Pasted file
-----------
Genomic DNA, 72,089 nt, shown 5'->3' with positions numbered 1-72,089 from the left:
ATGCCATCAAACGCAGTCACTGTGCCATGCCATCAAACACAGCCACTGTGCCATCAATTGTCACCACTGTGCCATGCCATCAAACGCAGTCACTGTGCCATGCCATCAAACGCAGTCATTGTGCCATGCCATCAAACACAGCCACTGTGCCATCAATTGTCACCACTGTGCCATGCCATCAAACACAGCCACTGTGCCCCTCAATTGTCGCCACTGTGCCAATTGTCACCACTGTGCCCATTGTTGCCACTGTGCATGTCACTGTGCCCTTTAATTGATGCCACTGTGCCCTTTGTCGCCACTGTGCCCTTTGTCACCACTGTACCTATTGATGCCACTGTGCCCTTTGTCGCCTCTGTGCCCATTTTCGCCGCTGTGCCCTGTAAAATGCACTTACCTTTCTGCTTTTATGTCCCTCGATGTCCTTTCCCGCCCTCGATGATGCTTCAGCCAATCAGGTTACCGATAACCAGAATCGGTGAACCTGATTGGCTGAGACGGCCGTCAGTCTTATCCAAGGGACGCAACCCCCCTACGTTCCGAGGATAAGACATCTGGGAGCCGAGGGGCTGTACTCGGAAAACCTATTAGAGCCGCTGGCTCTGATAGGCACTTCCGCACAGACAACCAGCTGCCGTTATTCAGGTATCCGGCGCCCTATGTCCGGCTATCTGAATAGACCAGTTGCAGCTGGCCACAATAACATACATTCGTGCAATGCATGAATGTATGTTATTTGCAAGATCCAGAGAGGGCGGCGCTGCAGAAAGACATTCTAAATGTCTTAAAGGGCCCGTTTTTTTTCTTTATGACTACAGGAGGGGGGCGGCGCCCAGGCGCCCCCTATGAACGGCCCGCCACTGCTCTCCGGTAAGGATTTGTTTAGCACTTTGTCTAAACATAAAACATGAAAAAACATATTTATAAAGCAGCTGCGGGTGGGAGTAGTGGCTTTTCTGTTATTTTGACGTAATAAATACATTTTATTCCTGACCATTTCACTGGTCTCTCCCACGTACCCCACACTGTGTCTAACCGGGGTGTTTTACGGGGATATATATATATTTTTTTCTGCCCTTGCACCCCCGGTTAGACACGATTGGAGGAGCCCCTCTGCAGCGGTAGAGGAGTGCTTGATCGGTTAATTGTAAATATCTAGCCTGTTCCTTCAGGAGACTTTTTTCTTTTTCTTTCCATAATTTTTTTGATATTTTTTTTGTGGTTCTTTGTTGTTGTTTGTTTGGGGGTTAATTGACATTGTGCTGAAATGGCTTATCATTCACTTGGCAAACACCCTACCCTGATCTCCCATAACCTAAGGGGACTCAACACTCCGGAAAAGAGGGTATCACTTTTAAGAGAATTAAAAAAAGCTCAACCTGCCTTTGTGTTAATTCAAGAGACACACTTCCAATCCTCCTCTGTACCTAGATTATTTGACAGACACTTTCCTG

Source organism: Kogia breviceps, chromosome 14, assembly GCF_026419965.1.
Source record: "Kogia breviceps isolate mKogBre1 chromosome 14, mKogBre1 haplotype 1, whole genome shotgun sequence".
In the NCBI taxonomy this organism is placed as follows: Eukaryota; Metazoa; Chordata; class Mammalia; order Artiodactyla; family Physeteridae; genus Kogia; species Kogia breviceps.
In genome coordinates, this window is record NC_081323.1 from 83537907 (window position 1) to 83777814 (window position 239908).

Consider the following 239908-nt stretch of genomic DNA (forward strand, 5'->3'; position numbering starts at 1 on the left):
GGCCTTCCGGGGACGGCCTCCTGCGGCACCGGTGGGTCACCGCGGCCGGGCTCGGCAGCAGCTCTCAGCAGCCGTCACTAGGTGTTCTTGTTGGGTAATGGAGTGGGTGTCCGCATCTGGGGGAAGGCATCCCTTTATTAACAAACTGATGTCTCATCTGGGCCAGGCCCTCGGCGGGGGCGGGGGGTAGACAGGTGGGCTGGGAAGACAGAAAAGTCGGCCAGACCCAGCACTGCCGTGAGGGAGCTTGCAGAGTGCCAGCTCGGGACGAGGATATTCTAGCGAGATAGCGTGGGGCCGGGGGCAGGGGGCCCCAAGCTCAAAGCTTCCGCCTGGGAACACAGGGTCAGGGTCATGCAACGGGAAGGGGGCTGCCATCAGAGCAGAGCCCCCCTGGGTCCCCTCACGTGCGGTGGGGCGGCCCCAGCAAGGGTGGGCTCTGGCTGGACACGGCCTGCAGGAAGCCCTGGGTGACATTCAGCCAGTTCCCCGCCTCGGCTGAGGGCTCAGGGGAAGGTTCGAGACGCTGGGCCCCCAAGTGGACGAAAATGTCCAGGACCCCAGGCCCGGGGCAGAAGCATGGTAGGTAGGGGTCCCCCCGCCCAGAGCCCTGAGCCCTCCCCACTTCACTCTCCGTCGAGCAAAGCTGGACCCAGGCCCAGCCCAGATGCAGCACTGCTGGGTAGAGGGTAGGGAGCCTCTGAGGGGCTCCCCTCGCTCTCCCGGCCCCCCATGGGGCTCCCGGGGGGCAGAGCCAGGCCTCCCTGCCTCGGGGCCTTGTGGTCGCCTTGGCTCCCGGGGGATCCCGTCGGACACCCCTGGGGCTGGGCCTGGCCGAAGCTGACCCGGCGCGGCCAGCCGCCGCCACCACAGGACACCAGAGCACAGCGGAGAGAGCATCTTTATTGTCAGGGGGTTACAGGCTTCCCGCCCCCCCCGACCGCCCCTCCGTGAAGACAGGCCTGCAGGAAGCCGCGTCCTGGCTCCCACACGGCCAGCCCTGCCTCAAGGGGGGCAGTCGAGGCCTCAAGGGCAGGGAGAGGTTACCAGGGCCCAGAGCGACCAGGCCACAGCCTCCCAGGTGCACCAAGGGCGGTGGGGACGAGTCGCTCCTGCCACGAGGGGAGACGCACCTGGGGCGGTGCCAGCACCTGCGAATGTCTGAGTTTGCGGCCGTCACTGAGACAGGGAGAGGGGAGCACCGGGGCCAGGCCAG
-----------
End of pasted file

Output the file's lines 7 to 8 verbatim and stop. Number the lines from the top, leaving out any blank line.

Consider the following 239908-nt stretch of genomic DNA (forward strand, 5'->3'; position numbering starts at 1 on the left):
GGCCTTCCGGGGACGGCCTCCTGCGGCACCGGTGGGTCACCGCGGCCGGGCTCGGCAGCAGCTCTCAGCAGCCGTCACTAGGTGTTCTTGTTGGGTAATGGAGTGGGTGTCCGCATCTGGGGGAAGGCATCCCTTTATTAACAAACTGATGTCTCATCTGGGCCAGGCCCTCGGCGGGGGCGGGGGGTAGACAGGTGGGCTGGGAAGACAGAAAAGTCGGCCAGACCCAGCACTGCCGTGAGGGAGCTTGCAGAGTGCCAGCTCGGGACGAGGATATTCTAGCGAGATAGCGTGGGGCCGGGGGCAGGGGGCCCCAAGCTCAAAGCTTCCGCCTGGGAACACAGGGTCAGGGTCATGCAACGGGAAGGGGGCTGCCATCAGAGCAGAGCCCCCCTGGGTCCCCTCACGTGCGGTGGGGCGGCCCCAGCAAGGGTGGGCTCTGGCTGGACACGGCCTGCAGGAAGCCCTGGGTGACATTCAGCCAGTTCCCCGCCTCGGCTGAGGGCTCAGGGGAAGGTTCGAGACGCTGGGCCCCCAAGTGGACGAAAATGTCCAGGACCCCAGGCCCGGGGCAGAAGCATGGTAGGTAGGGGTCCCCCCGCCCAGAGCCCTGAGCCCTCCCCACTTCACTCTCCGTCGAGCAAAGCTGGACCCAGGCCCAGCCCAGATGCAGCACTGCTGGGTAGAGGGTAGGGAGCCTCTGAGGGGCTCCCCTCGCTCTCCCGGCCCCCCATGGGGCTCCCGGGGGGCAGAGCCAGGCCTCCCTGCCTCGGGGCCTTGTGGTCGCCTTGGCTCCCGGGGGATCCCGTCGGACACCCCTGGGGCTGGGCCTGGCCGAAGCTGACCCGGCGCGGCCAGCCGCCGCCACCACAGGACACCAGAGCACAGCGGAGAGAGCATCTTTATTGTCAGGGGGTTACAGGCTTCCCGCCCCCCCCGACCGCCCCTCCGTGAAGACAGGCCTGCAGGAAGCCGCGTCCTGGCTCCCACACGGCCAGCCCTGCCTCAAGGGGGGCAGTCGAGGCCTCAAGGGCAGGGAGAGGTTACCAGGGCCCAGAGCGACCAGGCCACAGCCTCCCAGGTGCACCAAGGGCGGTGGGGACGAGTCGCTCCTGCCACGAGGGGAGACGCACCTGGGGCGGTGCCAGCACCTGCGAATGTCTGAGTTTGCGGCCGTCACTGAGACAGGGAGAGGGGAGCACCGGGGCCAGGCCAG